No other state has passed rigid nurse-to-patient staffing ratios since California became the first to do so 14 years ago. But when the Minnesota Legislature convened this year, it appeared poised to dictate to hospitals costly, controversial and unproven limits on how many patients a bedside nurse can care for.
The same unusual political constellation that favored California’s staffing legislation had come together over Minnesota. Like California in 1999, Minnesota has a Democratic governor, Democratic majorities in both legislative chambers and a politically active nurses union intensely pushing staffing mandates, which would boost nurse hiring, as a panacea for patient-safety concerns.
Sure enough, nurse staffing legislation was introduced early in the session by some DFL lawmakers. While not specifically calling for California-style ratios, the plan as introduced would have mandated that hospitals meet staffing quotas developed by outside professional groups rather than allow health care facilities to more efficiently set their own nursing staff levels according to patient needs and on-duty nurses’ experience and skills.
But Minnesota is not California. Our lawmakers’ sensible handling of the “Standards of Care Act” is yet another reason to celebrate the difference.
Over the course of the session, the nurse staffing legislation has morphed into something far more cautious and pragmatic that strikes a calm balance between nurses’ concerns about understaffing and state hospitals’ objections to a mandate’s cost and inflexibility.
The legislation is still a work in progress, but it now calls for compiling hospital staffing information on a public website, and having the respected Minnesota Department of Health (MDH) study staffing levels and patient outcomes.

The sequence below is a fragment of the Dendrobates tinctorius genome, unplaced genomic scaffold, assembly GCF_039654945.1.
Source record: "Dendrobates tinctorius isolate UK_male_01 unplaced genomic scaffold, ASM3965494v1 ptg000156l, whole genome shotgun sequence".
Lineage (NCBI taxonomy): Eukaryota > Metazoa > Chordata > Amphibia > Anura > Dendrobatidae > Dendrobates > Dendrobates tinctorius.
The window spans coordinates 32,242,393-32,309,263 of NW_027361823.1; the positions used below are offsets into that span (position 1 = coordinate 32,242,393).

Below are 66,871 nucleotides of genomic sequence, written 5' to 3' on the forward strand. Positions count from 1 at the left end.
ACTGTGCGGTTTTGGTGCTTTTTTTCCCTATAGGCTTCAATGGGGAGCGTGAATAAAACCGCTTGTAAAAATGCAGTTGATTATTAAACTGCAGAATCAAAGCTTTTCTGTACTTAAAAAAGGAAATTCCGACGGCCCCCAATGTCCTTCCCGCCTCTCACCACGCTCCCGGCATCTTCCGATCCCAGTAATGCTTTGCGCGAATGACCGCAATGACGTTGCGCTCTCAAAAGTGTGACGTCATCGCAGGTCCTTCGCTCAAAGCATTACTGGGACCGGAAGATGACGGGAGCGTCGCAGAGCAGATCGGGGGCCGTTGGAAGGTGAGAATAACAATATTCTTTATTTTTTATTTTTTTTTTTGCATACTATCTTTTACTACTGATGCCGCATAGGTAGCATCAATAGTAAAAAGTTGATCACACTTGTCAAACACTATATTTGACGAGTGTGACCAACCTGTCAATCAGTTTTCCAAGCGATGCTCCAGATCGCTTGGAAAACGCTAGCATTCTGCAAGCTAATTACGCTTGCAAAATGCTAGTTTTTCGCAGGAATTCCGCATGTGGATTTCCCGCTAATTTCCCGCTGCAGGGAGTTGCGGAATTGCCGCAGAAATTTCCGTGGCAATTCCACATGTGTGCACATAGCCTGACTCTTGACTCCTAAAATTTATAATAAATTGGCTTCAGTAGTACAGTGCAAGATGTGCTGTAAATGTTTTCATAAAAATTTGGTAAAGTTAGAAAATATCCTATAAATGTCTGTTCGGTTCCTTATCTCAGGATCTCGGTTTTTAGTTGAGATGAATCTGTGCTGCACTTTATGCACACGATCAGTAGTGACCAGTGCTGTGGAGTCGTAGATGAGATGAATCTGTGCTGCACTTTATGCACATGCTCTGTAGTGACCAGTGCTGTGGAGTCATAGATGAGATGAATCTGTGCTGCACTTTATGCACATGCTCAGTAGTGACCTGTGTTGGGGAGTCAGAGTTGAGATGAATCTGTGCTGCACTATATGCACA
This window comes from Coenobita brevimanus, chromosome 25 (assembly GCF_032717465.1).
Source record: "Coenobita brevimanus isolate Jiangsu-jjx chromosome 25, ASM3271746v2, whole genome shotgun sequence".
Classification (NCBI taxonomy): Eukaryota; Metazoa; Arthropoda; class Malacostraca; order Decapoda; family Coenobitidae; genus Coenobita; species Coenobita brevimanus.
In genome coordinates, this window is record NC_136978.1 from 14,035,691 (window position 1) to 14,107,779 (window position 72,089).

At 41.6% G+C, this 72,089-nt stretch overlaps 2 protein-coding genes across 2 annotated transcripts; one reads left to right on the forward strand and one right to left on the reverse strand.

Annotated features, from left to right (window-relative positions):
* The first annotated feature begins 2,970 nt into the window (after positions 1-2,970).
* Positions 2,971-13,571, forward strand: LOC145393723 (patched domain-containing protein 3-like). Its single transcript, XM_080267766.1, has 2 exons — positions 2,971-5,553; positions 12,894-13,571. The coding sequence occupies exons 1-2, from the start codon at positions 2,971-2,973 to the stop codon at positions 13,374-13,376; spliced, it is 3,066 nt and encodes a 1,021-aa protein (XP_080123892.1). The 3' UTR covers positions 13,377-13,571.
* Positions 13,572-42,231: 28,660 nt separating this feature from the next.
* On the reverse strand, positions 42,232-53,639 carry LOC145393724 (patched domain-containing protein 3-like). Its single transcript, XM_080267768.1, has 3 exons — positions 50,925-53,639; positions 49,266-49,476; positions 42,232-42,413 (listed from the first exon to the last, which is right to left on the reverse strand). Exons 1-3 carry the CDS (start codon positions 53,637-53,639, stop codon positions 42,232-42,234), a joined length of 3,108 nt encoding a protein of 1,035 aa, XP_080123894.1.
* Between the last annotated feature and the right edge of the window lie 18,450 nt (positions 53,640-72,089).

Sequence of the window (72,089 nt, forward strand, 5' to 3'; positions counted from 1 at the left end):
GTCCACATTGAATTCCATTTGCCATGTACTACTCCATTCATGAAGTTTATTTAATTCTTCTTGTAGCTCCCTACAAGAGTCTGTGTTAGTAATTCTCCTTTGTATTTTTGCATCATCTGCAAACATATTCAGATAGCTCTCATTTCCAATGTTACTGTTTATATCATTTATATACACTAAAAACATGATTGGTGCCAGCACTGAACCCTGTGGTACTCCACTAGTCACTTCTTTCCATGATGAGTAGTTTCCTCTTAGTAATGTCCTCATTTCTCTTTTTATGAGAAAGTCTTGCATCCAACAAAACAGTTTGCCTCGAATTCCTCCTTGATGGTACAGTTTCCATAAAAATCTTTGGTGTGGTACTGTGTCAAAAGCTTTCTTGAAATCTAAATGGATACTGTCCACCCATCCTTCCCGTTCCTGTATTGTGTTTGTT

These two steps, if executed with care, could yield Minnesota-specific information to help move the long-simmering debate beyond the talking points of both the nurses union and the hospitals.
The Minnesota Nurses Association, which made nursing ratios a signature issue during its tense 2010 contract negotiations with Twin Cities hospitals, has contended since that nurse understaffing puts patient safety at risk. It conceded on this issue in the settlement but has continued to publicize unverifiable anecdotal incidents reported to it by union members about situations in which patients may have been put at risk.
More context and analysis is needed to make such information meaningful. Were these rare incidents at the hospitals where they occurred or signs of chronic understaffing? Are these incidents more common at certain facilities?
At the same time, the Minnesota Hospital Association’s continued citing of the state’s top national health care quality rankings as evidence of staffing adequacy here is reassuring. But is there variation between facilities’ staffing, and are some chronically shorthanded? It’s unlikely that dictating costly ratios would be the answer if that’s the case, but improvement may be needed.
The incremental approach in the Minnesota legislation is reasonable given the potential cost of staffing mandates. Studies of the effectiveness of California’s ratios on patient safety have also delivered mixed results.
“Whether the strict regulatory strategy that California chose to use produced better outcomes, I don’t think there’s strong evidence to support that at this point,’’ said Joanne Spetz, a well-known economics researcher at the University of California, San Francisco.
Legislators still have work to do on the bill, which needs to do more than generically order up a staffing study. Lawmakers must ensure that hospital data is provided. More detail is also needed about the questions the study should address.
Minnesota is a national health care leader. Its study of this important issue should reflect that and aim to move the debate on staffing forward — here and nationally.